In this chapter, we introduced lambda calculus as the basis for the functional programming paradigm. In functional programming, programs are written in a declarative language, expressing the desired result as a composition of functions instead of a procedural set of steps to execute.

In Java and Python, this appears as lambda expressions or lambda functions - small pieces of code that can be used to create anonymous functions. In addition, those functions can be treated as first-class citizens in our language, so we can store them in variables, pass them as arguments, and more.

However, due to the fact that lambda expressions are not well understood by a large number of programmers who do not have experience with functional programming, we’ll generally avoid their use in our code. In most cases, anything that can be done in a lambda expression can also be done using procedural code and functions, and that is much more readable to the average programmer.

Review Quiz

Check your understanding of the new content introduced in this chapter below - this quiz is not graded and you can retake it as many times as you want.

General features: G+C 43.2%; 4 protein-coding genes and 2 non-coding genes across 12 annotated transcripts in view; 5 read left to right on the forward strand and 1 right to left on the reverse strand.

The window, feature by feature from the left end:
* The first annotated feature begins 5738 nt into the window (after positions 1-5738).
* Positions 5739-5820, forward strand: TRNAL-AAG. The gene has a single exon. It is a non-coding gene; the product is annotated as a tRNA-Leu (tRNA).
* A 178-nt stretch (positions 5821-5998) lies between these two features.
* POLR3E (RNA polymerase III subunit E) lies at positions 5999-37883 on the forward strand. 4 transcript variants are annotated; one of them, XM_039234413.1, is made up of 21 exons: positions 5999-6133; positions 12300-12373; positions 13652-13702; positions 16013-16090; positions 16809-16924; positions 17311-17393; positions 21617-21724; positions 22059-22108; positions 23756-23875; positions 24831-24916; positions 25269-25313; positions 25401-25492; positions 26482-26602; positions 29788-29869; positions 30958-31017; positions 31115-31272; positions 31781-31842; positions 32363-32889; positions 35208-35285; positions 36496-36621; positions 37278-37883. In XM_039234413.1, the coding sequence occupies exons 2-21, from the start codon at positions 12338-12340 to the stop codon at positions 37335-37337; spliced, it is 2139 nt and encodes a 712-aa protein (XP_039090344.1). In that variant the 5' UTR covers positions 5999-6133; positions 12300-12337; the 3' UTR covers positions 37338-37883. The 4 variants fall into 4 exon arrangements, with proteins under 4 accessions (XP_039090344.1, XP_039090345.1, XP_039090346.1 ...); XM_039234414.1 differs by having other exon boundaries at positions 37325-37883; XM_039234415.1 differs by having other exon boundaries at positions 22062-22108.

--- primaryColor: '#512888' secondaryColor: '#cccccc' textColor: black shuffleQuestions: true shuffleAnswers: true locale: en --- # Lambda Calculus **Lambda calculus** is a formal notation used to describe what? 1. [X] Computation 1. [ ] Mathematics 1. [ ] Algebra 1. [ ] Combinatorics # Programming Paradigms The use of lambda calculus leads to what programming paradigm? 1. [X] Functional Programming 1. [ ] Object-Oriented Programming 1. [ ] Procedural Programming 1. [ ] Imperative Programming # Structured Programming The **structured programming** paradigm is best described by what statement? 1. [X] Programs are constructed from small parts like ifs and while loops 1. [ ] Programs are lists of commands that modify state 1. [ ] Programs are built from classes representing real-world ideas 1. [ ] Programs are mathematical functions to convert inputs to outputs # Imperative Programming The **imperative programming** paradigm is best described by what statement? 1. [ ] Programs are constructed from small parts like ifs and while loops 1. [X] Programs are lists of commands that modify state 1. [ ] Programs are built from classes representing real-world ideas 1. [ ] Programs are mathematical functions to convert inputs to outputs # Object-Oriented Programming The **object-oriented programming** paradigm is best described by what statement? 1. [ ] Programs are constructed from small parts like ifs and while loops 1. [ ] Programs are lists of commands that modify state 1. [X] Programs are built from classes representing real-world ideas 1. [ ] Programs are mathematical functions to convert inputs to outputs # Functional Programming The **functional programming** paradigm is best described by what statement? 1. [ ] Programs are constructed from small parts like ifs and while loops 1. [ ] Programs are lists of commands that modify state 1. [ ] Programs are built from classes representing real-world ideas 1. [X] Programs are mathematical functions to convert inputs to outputs # Lambda Expressions In some languages, **lambda expressions** are also known by what name, mainly because they themselves don't have a name? 1. [X] Anonymous functions 1. [ ] Virtual functions 1. [ ] Function prototypes 1. [ ] Abstract functions # First-class Citizens When we say that a function is a **first-class citizen** in a programming language, what does that mean? 1. [X] It can be treated like any other part of the state 1. [ ] It is given a special keyword 1. [ ] It uses special syntax in the compiler or interpreter 1. [ ] It cannot be removed from the program # State and Behavior Going back to object-oriented concepts, a **lambda expression** that is treated as a first-class citizen in a language is best described by what statement? 1. [X] Behavior as State 1. [ ] State only 1. [ ] Behavior only 1. [ ] State as Behavior # Readability True or false: in general, using lots of lambda expressions in code makes it easier for novice developers to understand the code? 1. [X] False 1. [ ] True